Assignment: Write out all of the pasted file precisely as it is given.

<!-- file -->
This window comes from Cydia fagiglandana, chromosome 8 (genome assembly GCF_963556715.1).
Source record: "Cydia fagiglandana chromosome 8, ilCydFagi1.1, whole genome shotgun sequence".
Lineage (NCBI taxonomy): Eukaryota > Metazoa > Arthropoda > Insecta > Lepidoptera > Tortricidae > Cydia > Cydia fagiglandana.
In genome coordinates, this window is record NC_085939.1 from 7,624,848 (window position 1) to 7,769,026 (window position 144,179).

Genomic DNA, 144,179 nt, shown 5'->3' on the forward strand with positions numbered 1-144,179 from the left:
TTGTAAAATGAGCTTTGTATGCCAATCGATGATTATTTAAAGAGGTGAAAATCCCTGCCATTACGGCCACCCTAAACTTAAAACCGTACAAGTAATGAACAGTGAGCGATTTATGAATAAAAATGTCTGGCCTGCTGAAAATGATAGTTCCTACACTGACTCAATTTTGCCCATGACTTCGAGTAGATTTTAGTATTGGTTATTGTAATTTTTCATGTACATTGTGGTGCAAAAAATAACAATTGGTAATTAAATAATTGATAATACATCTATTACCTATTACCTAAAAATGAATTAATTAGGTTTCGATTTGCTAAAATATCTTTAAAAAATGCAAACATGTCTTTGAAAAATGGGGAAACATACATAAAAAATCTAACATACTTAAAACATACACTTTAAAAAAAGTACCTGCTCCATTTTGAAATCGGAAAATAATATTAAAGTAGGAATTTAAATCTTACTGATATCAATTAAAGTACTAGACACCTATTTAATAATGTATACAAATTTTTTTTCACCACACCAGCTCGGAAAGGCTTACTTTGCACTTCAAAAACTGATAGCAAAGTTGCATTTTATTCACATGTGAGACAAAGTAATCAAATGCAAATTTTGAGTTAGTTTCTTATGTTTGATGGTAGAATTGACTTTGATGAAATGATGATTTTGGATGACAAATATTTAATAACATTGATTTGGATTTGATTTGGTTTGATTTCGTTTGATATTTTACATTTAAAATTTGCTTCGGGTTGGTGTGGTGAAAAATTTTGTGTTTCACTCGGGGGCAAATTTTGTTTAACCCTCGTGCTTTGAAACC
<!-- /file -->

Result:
This window comes from Cydia fagiglandana, chromosome 8 (genome assembly GCF_963556715.1).
Source record: "Cydia fagiglandana chromosome 8, ilCydFagi1.1, whole genome shotgun sequence".
Lineage (NCBI taxonomy): Eukaryota > Metazoa > Arthropoda > Insecta > Lepidoptera > Tortricidae > Cydia > Cydia fagiglandana.
In genome coordinates, this window is record NC_085939.1 from 7,624,848 (window position 1) to 7,769,026 (window position 144,179).

Genomic DNA, 144,179 nt, shown 5'->3' on the forward strand with positions numbered 1-144,179 from the left:
TTGTAAAATGAGCTTTGTATGCCAATCGATGATTATTTAAAGAGGTGAAAATCCCTGCCATTACGGCCACCCTAAACTTAAAACCGTACAAGTAATGAACAGTGAGCGATTTATGAATAAAAATGTCTGGCCTGCTGAAAATGATAGTTCCTACACTGACTCAATTTTGCCCATGACTTCGAGTAGATTTTAGTATTGGTTATTGTAATTTTTCATGTACATTGTGGTGCAAAAAATAACAATTGGTAATTAAATAATTGATAATACATCTATTACCTATTACCTAAAAATGAATTAATTAGGTTTCGATTTGCTAAAATATCTTTAAAAAATGCAAACATGTCTTTGAAAAATGGGGAAACATACATAAAAAATCTAACATACTTAAAACATACACTTTAAAAAAAGTACCTGCTCCATTTTGAAATCGGAAAATAATATTAAAGTAGGAATTTAAATCTTACTGATATCAATTAAAGTACTAGACACCTATTTAATAATGTATACAAATTTTTTTTCACCACACCAGCTCGGAAAGGCTTACTTTGCACTTCAAAAACTGATAGCAAAGTTGCATTTTATTCACATGTGAGACAAAGTAATCAAATGCAAATTTTGAGTTAGTTTCTTATGTTTGATGGTAGAATTGACTTTGATGAAATGATGATTTTGGATGACAAATATTTAATAACATTGATTTGGATTTGATTTGGTTTGATTTCGTTTGATATTTTACATTTAAAATTTGCTTCGGGTTGGTGTGGTGAAAAATTTTGTGTTTCACTCGGGGGCAAATTTTGTTTAACCCTCGTGCTTTGAAACC